If this is the reading, then despite various commentators’ understanding that in this psalm the group is called upon to, and then does, praise God, what in fact happens is that the group declares its loyalty and requests protection, but only when it sees that this is in its own self-interest.
There is, however, an alternative or complementary way to read the three sections. Verse 4 begins with the Hebrew term “ki,” usually translated “because” or “for,” explaining the call to praise God. However, the term can also mean “indeed,” allowing the interpretation that the group begins to speak not at verse 20, but at verse 4. In this reading it is indeed the group, the “we,” that immediately responds to the call to praise with actual tribute, and it is this praise that ultimately, and quite naturally, flows into its own request.
Psalm 33, while laying out a detailed praise of God, His works, and His abilities thus sets a major question before the reader: When do we respond to the call to praise God, and for what reason?
There is a third possible reading, namely that the whole poem is the statement of some religious leader. In the final verses, the group would not be responding, but rather, this leader presumes the prerogative of speaking for the group, a technique one witnesses from time to time, even to this day. This third reading brings another set of challenges with it concerning the passivity of the audience, the effectiveness of the speech, and the prerogatives assumed by the leader.
Whoever the speakers of each section are, Psalm 33 exhibits a rare certainty. There seems to be no doubt concerning statements which elsewhere are challenged. While this may reflect any number of considerations (for example, the context of use as opposed to the world view of the author), it is of interest to note that the psalm is built in a descending order. Following the introductory call to praise (which may be reflected in the psalm itself) and broad general statements, the progression moves from creation to history, and then on to the individual—fear of God as the basis of success in war and in life. The progression is from the broadest scope to the most immediate, and in itself this order may be imply a response to questions which are not articulated. Still, the closest that the psalm comes to an enclosing term is "loving care" (verses 5, 18, 22), which is in fact the general tone of the work.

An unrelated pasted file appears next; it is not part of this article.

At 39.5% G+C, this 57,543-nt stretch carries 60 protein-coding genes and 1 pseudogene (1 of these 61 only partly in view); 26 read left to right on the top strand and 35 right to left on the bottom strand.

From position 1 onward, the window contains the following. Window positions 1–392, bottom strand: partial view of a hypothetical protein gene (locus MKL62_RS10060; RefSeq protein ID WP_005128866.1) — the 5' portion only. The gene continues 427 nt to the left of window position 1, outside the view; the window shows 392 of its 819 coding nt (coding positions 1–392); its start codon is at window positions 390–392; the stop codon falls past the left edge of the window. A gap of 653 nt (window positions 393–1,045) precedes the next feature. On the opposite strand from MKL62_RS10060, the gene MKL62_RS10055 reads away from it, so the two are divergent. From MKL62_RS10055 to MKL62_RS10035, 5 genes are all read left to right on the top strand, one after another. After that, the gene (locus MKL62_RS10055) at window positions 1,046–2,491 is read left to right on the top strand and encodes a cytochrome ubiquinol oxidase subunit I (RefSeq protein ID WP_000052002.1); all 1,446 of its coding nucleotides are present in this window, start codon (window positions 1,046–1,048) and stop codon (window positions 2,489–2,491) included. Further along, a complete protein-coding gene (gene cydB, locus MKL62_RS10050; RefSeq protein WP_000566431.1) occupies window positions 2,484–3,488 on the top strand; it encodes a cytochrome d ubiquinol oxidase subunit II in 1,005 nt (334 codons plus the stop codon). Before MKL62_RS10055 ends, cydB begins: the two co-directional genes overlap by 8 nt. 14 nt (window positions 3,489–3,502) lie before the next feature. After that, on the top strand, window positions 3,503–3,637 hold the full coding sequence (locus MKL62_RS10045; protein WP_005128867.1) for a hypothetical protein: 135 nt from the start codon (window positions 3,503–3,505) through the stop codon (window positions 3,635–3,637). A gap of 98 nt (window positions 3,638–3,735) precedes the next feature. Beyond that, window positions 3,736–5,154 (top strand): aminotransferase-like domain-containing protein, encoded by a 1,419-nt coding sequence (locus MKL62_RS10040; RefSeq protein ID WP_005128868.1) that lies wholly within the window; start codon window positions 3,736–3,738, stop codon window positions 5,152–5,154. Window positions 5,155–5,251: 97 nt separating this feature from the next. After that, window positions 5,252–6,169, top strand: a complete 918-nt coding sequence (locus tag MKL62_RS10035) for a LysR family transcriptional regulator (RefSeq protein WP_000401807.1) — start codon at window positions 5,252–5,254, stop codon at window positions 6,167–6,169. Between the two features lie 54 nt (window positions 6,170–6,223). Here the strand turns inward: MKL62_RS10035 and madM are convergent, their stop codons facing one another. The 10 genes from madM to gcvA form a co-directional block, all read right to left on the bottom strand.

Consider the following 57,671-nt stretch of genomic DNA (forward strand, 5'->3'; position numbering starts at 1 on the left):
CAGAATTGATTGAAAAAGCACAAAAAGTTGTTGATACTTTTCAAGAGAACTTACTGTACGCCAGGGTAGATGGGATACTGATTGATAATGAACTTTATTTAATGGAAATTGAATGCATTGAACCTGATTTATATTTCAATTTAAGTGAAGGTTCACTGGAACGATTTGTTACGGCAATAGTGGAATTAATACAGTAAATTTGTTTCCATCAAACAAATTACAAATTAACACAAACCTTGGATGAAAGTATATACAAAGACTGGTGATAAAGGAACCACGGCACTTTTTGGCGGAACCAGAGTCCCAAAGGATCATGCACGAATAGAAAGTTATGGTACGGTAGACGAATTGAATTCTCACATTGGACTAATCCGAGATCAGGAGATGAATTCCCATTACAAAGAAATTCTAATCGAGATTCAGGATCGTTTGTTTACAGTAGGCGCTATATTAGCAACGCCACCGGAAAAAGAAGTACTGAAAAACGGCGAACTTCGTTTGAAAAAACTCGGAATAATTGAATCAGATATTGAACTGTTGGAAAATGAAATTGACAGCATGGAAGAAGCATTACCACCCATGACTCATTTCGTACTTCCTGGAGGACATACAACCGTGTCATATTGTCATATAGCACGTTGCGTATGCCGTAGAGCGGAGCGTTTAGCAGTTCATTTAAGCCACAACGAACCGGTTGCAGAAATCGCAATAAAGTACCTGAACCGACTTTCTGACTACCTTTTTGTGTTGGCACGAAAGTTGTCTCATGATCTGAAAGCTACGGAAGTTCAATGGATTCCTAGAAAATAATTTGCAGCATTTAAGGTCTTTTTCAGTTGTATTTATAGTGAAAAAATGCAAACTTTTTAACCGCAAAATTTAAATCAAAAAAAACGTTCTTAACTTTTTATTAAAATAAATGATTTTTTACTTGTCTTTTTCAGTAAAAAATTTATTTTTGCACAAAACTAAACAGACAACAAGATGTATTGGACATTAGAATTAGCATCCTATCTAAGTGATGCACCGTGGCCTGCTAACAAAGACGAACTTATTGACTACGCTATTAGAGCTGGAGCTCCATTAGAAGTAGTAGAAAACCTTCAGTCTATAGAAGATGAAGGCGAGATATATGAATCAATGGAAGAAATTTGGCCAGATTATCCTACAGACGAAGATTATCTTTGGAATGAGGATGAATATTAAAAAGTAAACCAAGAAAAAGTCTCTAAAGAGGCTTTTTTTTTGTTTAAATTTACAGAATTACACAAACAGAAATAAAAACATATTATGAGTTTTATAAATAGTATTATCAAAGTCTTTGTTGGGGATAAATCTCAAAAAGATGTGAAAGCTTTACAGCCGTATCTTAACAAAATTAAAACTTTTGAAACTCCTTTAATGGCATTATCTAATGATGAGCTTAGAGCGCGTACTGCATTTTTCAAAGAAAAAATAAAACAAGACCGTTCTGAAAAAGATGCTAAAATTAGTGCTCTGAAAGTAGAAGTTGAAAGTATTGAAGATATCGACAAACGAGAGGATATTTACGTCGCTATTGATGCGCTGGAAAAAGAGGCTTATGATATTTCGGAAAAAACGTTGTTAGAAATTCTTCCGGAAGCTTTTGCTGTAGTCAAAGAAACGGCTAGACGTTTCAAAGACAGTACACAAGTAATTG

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Additional Points of Interest
1. There are twenty-two verses in Psalm 33. Many commentators note that this is the number of letters in the Hebrew alphabet and suggest that like Chapter 5 of Lamentations and some other psalms, the poet may have chosen this number of verses purposely, possibly to reflect a “full” statement.
2. An insight of Hacham is worth repeating. Verses 4, 5, and 6, describing God’s acts in Creation, appropriately focus, in succession, on the sky, the land, and the sea.
3. Psalm 33 has an international tone to it. Although the reference is to the LORD, the divine name that is specifically Israelite, and there is a celebration of Israel’s acceptance of the LORD (verse 12), the scope is nevertheless universal, the Bible’s monotheism shining through (see particularly verses 13–15). There is, however, a subtle return to differentiation in the end, when, on returning to the people, the speaker abandons the plural ("hearts," verse 15), for the singular ("soul," "heart," verses 20–22).
א רַנְּנוּ צַדִּיקִים בַּיהוָה לַיְשָׁרִים נָאוָה תְהִלָּהב הוֹדוּ לַיהוָה בְּכִנּוֹר בְּנֵבֶל עָשׂוֹר זַמְּרוּ-לוֹג שִׁירוּ-לוֹ שִׁיר חָדָשׁ הֵיטִיבוּ נַגֵּן בִּתְרוּעָהד כִּי-יָשָׁר דְּבַר-יְהוָה וְכָל-מַעֲשֵׂהוּ בֶּאֱמוּנָהה אֹהֵב צְדָקָה וּמִשְׁפָּט חֶסֶד יְהוָה מָלְאָה הָאָרֶץו בִּדְבַר יְהוָה שָׁמַיִם נַעֲשׂוּ וּבְרוּחַ פִּיו כָּל-צְבָאָםז כֹּנֵס כַּנֵּד מֵי הַיָּם נֹתֵן בְּאוֹצָרוֹת תְּהוֹמוֹתח יִירְאוּ מֵיְהוָה כָּל-הָאָרֶץ מִמֶּנּוּ יָגוּרוּ כָּל-יֹשְׁבֵי תֵבֵלט כִּי הוּא אָמַר וַיֶּהִי הוּא-צִוָּה וַיַּעֲמֹדי יְהוָה הֵפִיר עֲצַת-גּוֹיִם הֵנִיא מַחְשְׁבוֹת עַמִּיםיא עֲצַת יְהוָה לְעוֹלָם תַּעֲמֹד מַחְשְׁבוֹת לִבּוֹ לְדֹר וָדֹריב אַשְׁרֵי הַגּוֹי אֲשֶׁר-יְהוָה אֱלֹהָיו הָעָם בָּחַר לְנַחֲלָה לוֹיג מִשָּׁמַיִם הִבִּיט יְהוָה רָאָה אֶת-כָּל-בְּנֵי הָאָדָםיד מִמְּכוֹן-שִׁבְתּוֹ הִשְׁגִּיחַ אֶל כָּל-יֹשְׁבֵי הָאָרֶץטו הַיֹּצֵר יַחַד לִבָּם הַמֵּבִין אֶל-כָּל-מַעֲשֵׂיהֶםטז אֵין-הַמֶּלֶךְ נוֹשָׁע בְּרָב-חָיִל גִּבּוֹר לֹא-יִנָּצֵל בְּרָב-כֹּחַיז שֶׁקֶר הַסּוּס לִתְשׁוּעָה וּבְרֹב חֵילוֹ לֹא יְמַלֵּטיח הִנֵּה עֵין יְהוָה אֶל-יְרֵאָיו לַמְיַחֲלִים לְחַסְדּוֹיט לְהַצִּיל מִמָּוֶת נַפְשָׁם וּלְחַיּוֹתָם בָּרָעָבכ נַפְשֵׁנוּ חִכְּתָה לַיהוָה עֶזְרֵנוּ וּמָגִנֵּנוּ הוּאכא כִּי-בוֹ יִשְׂמַח לִבֵּנוּ כִּי בְשֵׁם קָדְשׁוֹ בָטָחְנוּכב יְהִי-חַסְדְּךָ יְהוָה עָלֵינוּ כַּאֲשֶׁר יִחַלְנוּ לָךְ
I have termed the two readings as complementary even though they lead to radically different views of the group―in the former case, fundamentally self-concerned, whereas in the latter, humble servants. I suggest that the readings are complementary in that the poet might have wanted us to ask the question of ourselves, the readers: which “we” are we? (As noted in other contexts, I suggest that if we see two possible interpretations of the text that we assume that the poet was aware of them, not that he or she meant only one.)